Majority of Asian stock market indices were trading higher on 31 May with the Shanghai Composite Index up 2.91% at 2,904.67 as of 6.04am GMT. This follows positive economic data released by Japan and Goldman Sachs increasing the odds of Chinese A-category shares to be included in the MSCI indexes.
The most recent report released by the American investment bank said that there is now a 70% chance that MSCI, a US-based provider of equity, fixed income, and hedge fund stock market indexes, will include mainland Chinese shares. This is up from the earlier 50% probability. Investors in the region reacted positively to the report as it will attract more foreign investment into China.
On the other hand, Japanese data on industrial output and household spending for the month of April was better than expected. While the former saw a 0.3% increase from March, the latter declined 0.4% year-on-year.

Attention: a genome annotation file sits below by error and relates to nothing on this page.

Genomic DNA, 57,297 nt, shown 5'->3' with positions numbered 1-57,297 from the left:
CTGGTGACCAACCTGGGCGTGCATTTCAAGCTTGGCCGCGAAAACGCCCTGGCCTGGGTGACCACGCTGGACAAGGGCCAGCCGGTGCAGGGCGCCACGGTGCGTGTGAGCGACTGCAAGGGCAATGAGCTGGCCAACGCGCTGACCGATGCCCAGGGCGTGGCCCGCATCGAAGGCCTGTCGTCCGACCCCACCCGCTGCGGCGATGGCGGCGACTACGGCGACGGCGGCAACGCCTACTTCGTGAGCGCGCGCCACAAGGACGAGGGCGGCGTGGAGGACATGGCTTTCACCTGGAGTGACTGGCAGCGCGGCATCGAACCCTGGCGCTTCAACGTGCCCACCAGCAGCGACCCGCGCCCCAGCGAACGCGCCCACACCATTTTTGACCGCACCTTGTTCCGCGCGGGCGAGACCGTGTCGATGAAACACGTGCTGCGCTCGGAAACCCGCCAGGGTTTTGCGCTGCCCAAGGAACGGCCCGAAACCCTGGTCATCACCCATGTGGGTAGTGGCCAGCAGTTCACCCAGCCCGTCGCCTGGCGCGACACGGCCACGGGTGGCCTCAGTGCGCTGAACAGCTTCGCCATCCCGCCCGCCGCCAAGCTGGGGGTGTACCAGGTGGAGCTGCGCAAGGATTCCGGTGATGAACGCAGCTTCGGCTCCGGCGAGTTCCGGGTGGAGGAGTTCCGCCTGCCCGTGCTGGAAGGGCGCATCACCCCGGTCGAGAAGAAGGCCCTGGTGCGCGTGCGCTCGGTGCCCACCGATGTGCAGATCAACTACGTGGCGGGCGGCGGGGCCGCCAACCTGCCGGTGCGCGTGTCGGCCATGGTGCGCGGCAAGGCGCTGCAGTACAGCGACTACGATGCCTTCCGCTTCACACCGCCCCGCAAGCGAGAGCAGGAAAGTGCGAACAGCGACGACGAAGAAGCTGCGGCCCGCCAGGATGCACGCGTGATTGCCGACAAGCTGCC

Indices in rest of Asia traded as follows on 31 May at 6.20am GMT:
|Hong Kong||Hang Seng Index||20,932.42||UP||1.47%|
Last week (27 May), the Dow Jones Industrial Average closed at 17,873.22, up 0.25%, while the FTSE 100 closed at 6,270.79, up 0.08%.
Among commodities, oil prices were hovering around the $50 (£34.06, €44.93) mark ahead of the meeting of the Organization of the Petroleum Exporting Countries (Opec), which is scheduled on 2 June. However, most analysts do not expect Opec members to cut their production targets at the meeting. On 31 May, WTI crude oil was trading 0.67% higher at $49.66 a barrel, while Brent was trading 0.12% lower at $49.70 a barrel at 6.27am GMT.